Statistical measurement evaluating the probability of evidence under one hypotheis, divided by the probability of evidence under an alternative, mutually exclusive hypothesis. In forensic science, the value of the likelihood ratio expresses the weight and meaning of scientific evidence and is used as a measure of probative value.
Used when evaluating whether a project is successful by measuring performance against quality standards to determine whether they’re meeting expectations. Quality metrics can reveal weaknesses and enable quick corrections of areas of deficiency.
Programming language and software environment for statistical computing and graphics. The R language is widely used among statisticians and data scientists for developing open-source statistical software and data analyses.
An extension to the R software written by an R user who has created a suite of functions, data, etc. to solve a specific problem, such as fitting generalized mixed effect models, creating advanced graphics or performing steganalysis tasks.
Identifying characteristics that do not result from the manufacturing process, but are accidental, unpredictable characteristics that result from wear. These could include objects that have become attached to the outsole of a shoe—such as rocks, thumb tacks, or tape—or marks on a bullet or casing caused by lack of cleaning of a gun.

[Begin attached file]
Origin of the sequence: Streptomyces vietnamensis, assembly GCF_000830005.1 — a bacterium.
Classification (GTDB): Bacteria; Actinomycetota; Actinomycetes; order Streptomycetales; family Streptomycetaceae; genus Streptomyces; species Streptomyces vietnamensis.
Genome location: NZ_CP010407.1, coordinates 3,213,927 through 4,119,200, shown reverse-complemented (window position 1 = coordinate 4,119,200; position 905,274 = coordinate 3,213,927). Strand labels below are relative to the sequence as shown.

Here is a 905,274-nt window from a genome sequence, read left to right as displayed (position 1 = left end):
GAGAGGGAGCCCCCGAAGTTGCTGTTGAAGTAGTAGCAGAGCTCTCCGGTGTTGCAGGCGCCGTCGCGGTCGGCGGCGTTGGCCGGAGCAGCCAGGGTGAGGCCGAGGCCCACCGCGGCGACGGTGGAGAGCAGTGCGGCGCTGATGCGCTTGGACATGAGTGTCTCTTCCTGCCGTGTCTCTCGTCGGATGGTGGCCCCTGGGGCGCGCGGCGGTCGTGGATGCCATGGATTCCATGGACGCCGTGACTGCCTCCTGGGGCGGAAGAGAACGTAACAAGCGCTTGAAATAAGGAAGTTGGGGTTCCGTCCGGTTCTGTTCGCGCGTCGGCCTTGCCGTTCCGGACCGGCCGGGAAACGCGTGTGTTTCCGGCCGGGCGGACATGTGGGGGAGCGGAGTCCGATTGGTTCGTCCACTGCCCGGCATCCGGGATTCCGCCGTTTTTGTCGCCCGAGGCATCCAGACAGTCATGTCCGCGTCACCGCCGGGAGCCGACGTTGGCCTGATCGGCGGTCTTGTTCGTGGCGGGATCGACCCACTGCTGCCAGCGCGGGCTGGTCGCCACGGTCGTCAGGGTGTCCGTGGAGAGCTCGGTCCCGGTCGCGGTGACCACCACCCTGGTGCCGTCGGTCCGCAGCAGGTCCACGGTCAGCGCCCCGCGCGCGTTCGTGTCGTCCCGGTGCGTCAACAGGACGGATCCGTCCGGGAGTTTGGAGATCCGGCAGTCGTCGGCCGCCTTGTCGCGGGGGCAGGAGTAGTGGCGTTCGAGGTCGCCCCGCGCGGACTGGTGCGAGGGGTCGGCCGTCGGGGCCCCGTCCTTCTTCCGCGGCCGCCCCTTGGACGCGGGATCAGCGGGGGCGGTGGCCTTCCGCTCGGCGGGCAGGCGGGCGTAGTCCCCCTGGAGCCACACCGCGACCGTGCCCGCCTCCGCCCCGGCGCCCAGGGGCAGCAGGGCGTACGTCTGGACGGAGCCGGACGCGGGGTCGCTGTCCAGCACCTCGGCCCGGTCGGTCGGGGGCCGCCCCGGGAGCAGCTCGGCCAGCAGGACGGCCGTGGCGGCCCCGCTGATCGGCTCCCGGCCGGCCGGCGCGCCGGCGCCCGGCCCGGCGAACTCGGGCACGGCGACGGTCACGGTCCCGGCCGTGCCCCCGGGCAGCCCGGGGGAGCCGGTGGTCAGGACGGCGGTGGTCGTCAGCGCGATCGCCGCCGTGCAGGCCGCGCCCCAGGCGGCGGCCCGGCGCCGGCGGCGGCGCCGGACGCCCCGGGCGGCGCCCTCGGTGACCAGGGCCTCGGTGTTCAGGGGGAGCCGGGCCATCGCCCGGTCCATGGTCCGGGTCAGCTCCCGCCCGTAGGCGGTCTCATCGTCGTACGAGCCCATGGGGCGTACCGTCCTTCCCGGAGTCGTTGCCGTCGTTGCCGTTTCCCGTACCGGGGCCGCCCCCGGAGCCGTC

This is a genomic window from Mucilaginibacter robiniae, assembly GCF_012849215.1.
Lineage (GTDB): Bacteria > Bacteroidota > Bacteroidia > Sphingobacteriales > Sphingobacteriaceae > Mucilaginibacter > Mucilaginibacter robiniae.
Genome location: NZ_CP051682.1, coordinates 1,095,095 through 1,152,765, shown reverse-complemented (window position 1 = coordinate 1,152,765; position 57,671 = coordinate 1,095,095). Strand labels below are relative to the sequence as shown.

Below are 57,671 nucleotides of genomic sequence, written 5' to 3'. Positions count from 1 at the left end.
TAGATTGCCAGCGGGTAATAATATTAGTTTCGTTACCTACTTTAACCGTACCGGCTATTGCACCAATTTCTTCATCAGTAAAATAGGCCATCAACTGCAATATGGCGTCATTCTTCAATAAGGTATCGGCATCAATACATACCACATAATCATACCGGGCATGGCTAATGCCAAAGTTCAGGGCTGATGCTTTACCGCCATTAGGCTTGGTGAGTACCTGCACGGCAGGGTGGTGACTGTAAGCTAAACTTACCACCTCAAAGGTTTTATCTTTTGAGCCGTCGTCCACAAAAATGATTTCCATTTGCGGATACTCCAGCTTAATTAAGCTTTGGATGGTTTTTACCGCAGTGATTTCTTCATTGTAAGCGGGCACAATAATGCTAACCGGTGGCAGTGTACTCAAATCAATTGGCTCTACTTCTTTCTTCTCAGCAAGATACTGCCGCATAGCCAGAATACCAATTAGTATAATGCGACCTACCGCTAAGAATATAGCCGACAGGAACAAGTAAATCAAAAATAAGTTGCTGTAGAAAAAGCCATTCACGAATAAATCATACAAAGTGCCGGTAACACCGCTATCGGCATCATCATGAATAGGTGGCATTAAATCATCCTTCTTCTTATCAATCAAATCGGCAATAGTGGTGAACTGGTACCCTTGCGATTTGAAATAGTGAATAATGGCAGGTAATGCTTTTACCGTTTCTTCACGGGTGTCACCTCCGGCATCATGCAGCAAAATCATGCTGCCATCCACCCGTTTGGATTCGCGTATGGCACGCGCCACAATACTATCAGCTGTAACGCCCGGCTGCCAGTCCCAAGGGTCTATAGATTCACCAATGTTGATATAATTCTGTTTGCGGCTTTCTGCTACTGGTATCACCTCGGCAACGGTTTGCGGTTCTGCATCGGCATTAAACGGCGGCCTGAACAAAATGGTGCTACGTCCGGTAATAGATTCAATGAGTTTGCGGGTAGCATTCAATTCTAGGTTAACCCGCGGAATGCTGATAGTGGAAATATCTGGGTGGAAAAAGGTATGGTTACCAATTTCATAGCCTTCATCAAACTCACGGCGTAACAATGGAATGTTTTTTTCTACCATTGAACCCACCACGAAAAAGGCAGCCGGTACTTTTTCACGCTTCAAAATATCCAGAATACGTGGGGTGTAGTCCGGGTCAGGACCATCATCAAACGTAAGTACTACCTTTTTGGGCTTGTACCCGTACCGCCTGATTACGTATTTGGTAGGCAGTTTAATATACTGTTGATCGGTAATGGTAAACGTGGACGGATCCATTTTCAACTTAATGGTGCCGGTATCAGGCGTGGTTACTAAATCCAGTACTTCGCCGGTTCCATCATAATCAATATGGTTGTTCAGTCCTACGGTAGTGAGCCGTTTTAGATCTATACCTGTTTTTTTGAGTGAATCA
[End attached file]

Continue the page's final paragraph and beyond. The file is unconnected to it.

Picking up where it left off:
Initially investigators will look to identify the make and model of the shoe or trainer that made an impression. Analyzed visually or by comparison with evidence in a database, both methods focus heavily on pattern recognition, size and brand or logo marks. Information about the footwear comes from the analysis of wear patterns that are dependent on angle of footfall and weight distribution. Detailed examination of footwear impressions can help to link a specific piece of footwear to a footwear imprint due to unique characteristics of each shoe arising after a certain amount of wear. Footwear evidence occurs most often as either footwear impressions left in a soft surface, such as mud or as dust deposits, which are difficult for the human eye to detect. Often, examiners dust and lift prints in a similar way to fingerprints. A person standing in blood and subsequently trailing it as they move around the scene may also leave footmarks.
Represents the hypothesized or assumed data-generating process for a set of observations. The model embodies a set of assumptions concerning the underlying mechanism assumed to have created or led to the observed data. A statistical model generally applies to other observations from the larger population with some degree of uncertainty to account for the fact that it is usually impossible to observe all members of a population.